There are now 23 non-traditional bond ETFs with total assets of nearly $10 billion, according to Morningstar data. In contrast, there is nearly $600 billion in smart beta equity ETFs. Given the wide disparity, industry insiders expect there is much more room for innovation in the fixed income landscape in the years ahead – Nestor pointed out that there are 25 smart beta bond ETFs already registered with the Securities and Exchange Commission waiting on approval.
Smart beta bond ETFs may be a better way for fixed-income investors to access the debt markets. Market-cap weighted bond indexing means that the more indebted a company or country is, the bigger the weight it is in an index, which means that investors are basically lending evenmroe money to already heavily-indebted borrowers. For instance, the U.S., Italy and Japan together make up over half of the entire $47.5 trillion Bloomberg Barclays Global Aggregate, the largest international bond index.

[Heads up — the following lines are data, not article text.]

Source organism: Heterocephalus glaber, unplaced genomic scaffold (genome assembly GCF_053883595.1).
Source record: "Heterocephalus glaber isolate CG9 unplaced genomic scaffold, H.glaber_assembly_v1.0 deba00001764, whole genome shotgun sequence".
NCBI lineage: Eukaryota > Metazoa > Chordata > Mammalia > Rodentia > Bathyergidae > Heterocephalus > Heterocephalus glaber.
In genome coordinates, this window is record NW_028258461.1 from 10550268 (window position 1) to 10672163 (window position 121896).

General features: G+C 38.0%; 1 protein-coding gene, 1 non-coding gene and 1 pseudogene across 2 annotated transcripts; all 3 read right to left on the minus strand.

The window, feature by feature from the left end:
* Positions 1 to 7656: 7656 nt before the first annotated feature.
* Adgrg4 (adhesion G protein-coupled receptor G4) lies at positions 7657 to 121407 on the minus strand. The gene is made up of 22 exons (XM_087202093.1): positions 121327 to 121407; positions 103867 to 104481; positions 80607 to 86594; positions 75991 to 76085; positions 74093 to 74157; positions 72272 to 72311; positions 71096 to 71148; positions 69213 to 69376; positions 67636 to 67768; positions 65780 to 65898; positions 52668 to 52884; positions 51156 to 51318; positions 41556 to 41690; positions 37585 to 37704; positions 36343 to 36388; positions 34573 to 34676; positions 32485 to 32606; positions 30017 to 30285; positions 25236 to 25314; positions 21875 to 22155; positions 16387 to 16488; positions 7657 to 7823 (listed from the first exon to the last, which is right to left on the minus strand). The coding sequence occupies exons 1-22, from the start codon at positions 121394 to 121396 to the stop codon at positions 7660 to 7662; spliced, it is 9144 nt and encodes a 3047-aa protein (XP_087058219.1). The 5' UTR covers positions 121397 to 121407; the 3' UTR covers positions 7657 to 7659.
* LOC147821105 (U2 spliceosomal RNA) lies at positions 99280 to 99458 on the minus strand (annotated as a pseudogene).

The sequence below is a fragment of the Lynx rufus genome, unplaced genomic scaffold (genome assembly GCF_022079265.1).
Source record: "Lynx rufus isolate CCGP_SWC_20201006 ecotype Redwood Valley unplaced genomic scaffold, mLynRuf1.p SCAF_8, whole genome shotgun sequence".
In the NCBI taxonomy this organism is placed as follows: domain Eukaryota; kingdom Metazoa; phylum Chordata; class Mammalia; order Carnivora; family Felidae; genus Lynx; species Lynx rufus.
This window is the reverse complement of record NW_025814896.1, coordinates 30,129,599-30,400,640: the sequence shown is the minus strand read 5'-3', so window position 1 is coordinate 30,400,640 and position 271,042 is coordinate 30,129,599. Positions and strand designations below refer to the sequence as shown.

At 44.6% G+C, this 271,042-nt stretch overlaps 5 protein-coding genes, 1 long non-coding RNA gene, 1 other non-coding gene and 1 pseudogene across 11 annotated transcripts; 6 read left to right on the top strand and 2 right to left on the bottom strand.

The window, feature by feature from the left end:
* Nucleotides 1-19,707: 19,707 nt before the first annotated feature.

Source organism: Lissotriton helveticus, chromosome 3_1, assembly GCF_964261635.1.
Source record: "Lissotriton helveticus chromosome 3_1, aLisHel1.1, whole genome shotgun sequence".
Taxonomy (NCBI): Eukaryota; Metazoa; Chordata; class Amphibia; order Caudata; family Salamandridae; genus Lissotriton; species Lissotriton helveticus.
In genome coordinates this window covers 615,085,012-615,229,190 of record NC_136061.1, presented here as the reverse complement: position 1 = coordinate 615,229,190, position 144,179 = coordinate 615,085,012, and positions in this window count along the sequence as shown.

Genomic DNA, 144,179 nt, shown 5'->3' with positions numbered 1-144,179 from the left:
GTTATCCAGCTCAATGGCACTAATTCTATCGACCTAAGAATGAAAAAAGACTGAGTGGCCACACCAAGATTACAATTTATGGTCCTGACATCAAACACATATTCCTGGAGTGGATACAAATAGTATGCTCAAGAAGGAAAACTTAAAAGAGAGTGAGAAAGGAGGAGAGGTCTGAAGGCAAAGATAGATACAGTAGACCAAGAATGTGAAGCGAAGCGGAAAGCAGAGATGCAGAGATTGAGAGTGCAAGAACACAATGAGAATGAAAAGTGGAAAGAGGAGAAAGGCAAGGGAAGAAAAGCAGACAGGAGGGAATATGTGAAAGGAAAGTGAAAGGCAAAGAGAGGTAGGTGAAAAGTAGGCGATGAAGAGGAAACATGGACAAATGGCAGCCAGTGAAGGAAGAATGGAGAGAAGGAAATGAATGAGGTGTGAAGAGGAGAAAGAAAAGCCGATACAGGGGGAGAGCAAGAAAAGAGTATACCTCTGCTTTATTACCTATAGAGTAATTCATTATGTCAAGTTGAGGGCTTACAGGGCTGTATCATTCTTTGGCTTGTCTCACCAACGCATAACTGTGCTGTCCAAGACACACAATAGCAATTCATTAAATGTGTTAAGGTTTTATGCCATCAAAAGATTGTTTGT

“Investing more in the biggest issuers of bonds isn’t necessarily the best way to invest in fixed income,” Todd Rosenbluth, director of ETF and mutual fund research at CFRA, told the Financial Times. “The next wave [of ETFs]will be these new smart beta bond products. We’re starting to see it.”
For more information on the fixed-income market, visit our bond ETFs category.